"Your girlfriend is ringing the doorbell."
Translation:Via koramikino sonoras ĉe la pordo.
The English text has "ringing the doorbell." Yet the translation is "ringing at the door." Of course they mean the same thing, but "sonoras la pordosonorilon" is more correct.
The way to look at this is:
- sonoras ĉe la pordo = is ringing the doorbell
In fact, if you hover over the sentence, this is what the word-hints say.
Literally speaking, you're correct, but language isn't always literal.
- sonori ĉe la pordo is normal Esperanto
- to ring the doorbell - is normal English.
"Ĉe is indeed for place. "Je" is actually a catch-all that it used when no other preposition fits. You will probably see it most often in relation to time, but there are other uses. Such as "I believe IN God" = "Mi kredas JE Dio." (Contrast this with "I believe God." = "Mi kredas Dion.")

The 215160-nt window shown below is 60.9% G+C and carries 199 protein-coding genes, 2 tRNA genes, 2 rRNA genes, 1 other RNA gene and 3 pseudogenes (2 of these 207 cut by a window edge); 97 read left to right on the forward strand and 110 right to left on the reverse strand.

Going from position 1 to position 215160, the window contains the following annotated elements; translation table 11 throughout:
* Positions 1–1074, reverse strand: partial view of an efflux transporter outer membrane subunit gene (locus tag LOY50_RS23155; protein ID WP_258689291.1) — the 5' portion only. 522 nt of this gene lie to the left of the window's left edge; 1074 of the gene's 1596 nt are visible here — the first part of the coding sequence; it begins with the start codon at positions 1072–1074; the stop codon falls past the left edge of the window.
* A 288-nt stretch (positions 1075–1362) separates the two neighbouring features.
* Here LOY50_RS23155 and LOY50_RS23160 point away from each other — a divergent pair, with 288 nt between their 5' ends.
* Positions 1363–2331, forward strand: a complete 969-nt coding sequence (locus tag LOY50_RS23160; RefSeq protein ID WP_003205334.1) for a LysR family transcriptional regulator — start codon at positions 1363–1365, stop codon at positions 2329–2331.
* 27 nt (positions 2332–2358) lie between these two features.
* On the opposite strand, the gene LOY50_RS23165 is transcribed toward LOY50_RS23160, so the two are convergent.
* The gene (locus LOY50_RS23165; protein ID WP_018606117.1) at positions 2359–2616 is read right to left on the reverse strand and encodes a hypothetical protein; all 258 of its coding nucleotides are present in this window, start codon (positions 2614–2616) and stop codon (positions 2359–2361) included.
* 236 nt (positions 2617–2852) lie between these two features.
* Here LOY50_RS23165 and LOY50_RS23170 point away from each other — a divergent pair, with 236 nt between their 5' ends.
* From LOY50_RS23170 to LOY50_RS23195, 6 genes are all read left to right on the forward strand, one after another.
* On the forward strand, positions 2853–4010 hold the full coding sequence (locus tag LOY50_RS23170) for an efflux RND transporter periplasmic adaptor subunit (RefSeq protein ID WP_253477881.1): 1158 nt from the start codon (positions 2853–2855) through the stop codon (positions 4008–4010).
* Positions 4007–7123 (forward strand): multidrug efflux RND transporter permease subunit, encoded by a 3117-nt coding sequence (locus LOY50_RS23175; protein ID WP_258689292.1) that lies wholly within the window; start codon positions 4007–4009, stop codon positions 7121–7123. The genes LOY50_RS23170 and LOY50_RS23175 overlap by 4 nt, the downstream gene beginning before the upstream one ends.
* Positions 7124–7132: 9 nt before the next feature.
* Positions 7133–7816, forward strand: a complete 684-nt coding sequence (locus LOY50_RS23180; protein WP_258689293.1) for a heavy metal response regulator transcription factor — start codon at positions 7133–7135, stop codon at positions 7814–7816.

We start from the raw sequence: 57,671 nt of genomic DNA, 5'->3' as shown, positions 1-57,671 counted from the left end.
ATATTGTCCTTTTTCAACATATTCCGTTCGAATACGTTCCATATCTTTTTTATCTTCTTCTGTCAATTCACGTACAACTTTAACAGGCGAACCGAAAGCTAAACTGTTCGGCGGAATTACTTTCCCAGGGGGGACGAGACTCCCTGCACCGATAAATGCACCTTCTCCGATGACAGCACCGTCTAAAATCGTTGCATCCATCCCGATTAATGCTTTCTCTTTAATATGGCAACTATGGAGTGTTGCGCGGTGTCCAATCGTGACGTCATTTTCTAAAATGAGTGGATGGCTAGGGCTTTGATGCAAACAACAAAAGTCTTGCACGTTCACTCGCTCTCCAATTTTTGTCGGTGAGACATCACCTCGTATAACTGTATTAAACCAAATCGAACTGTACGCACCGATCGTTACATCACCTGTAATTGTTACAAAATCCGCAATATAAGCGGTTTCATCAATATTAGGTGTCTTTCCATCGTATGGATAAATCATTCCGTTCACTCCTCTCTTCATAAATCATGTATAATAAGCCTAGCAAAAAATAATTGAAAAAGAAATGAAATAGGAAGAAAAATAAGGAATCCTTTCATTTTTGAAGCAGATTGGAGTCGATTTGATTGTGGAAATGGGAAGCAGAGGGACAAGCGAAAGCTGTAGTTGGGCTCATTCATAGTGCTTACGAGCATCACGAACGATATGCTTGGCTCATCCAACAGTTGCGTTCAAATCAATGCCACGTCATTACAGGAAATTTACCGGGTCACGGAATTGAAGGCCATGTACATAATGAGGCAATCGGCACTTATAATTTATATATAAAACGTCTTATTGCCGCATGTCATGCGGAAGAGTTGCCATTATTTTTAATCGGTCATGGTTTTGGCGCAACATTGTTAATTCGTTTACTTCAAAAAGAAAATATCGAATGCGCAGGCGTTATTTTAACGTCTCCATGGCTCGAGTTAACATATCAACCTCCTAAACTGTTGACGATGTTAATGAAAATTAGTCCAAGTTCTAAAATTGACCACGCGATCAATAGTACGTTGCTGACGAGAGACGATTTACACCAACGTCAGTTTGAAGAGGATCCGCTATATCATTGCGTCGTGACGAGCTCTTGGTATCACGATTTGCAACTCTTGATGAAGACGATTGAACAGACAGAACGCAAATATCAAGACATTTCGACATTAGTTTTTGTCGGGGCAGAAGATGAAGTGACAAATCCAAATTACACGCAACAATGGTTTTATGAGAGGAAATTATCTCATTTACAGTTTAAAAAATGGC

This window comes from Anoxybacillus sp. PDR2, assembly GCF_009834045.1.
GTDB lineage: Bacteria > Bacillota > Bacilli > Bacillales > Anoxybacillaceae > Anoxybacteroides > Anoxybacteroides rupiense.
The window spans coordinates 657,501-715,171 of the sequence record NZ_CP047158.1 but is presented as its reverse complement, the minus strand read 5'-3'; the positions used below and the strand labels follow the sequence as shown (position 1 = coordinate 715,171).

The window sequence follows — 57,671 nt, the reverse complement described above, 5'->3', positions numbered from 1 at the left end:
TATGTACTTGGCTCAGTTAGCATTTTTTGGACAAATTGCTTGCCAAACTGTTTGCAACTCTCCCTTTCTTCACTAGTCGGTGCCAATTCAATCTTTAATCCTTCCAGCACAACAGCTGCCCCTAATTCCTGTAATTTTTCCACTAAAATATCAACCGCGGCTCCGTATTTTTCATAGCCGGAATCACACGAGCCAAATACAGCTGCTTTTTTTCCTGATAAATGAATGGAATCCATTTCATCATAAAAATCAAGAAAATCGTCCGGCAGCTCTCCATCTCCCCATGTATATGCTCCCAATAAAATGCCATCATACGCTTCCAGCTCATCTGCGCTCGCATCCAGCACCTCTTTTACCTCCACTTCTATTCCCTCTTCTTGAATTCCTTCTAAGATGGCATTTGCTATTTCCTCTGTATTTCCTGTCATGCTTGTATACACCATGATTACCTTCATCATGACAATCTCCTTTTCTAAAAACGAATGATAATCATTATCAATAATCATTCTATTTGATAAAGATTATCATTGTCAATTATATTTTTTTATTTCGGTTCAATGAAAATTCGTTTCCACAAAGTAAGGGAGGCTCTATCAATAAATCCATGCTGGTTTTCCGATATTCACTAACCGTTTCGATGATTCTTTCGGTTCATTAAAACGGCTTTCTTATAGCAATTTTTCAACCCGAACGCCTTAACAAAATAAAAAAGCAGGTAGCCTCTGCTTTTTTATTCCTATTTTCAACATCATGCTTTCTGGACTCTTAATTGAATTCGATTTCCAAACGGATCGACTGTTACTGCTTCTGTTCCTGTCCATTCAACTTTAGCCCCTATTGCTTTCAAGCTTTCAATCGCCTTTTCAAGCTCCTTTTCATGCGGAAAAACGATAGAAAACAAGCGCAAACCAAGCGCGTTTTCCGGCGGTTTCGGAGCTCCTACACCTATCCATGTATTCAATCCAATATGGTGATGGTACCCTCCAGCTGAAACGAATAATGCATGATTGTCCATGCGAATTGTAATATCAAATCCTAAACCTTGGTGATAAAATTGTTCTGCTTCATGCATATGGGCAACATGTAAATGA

If "sonori" is "to ring" then doesn't "Via koramikino sonoras ĉe la pordo" mean "Your girlfriend (by no means but herself) is making a ringing sound at the door."? Essentially, doesn't this imply the girlfriend is producing a ringing sound without use of a doorbell or other object that can ring?
Also, since "sonori" is intransitive how could this be translated to her causing an object such as the doorbell to ring?
I don't want to report this unless no one can explain how i am wrong, just in case i'm misunderstanding.
Sonori is both transitive and intransitive.
Sonorigi means to ring something for the attention of someone else to come or for something to occur, e.g. PIV has:
- la preĝeja servisto sonorigis al la vespera preĝo. (the church minister/servant rang for evening prayer).
- bonvolu sonorigi al la servantino. (please ring for the servant girl)
- sonorigi por biero. (ring for beer)
- sonorigi ĉe ies pordo. (to ring at someone's door, i.e. in order that they answer the door).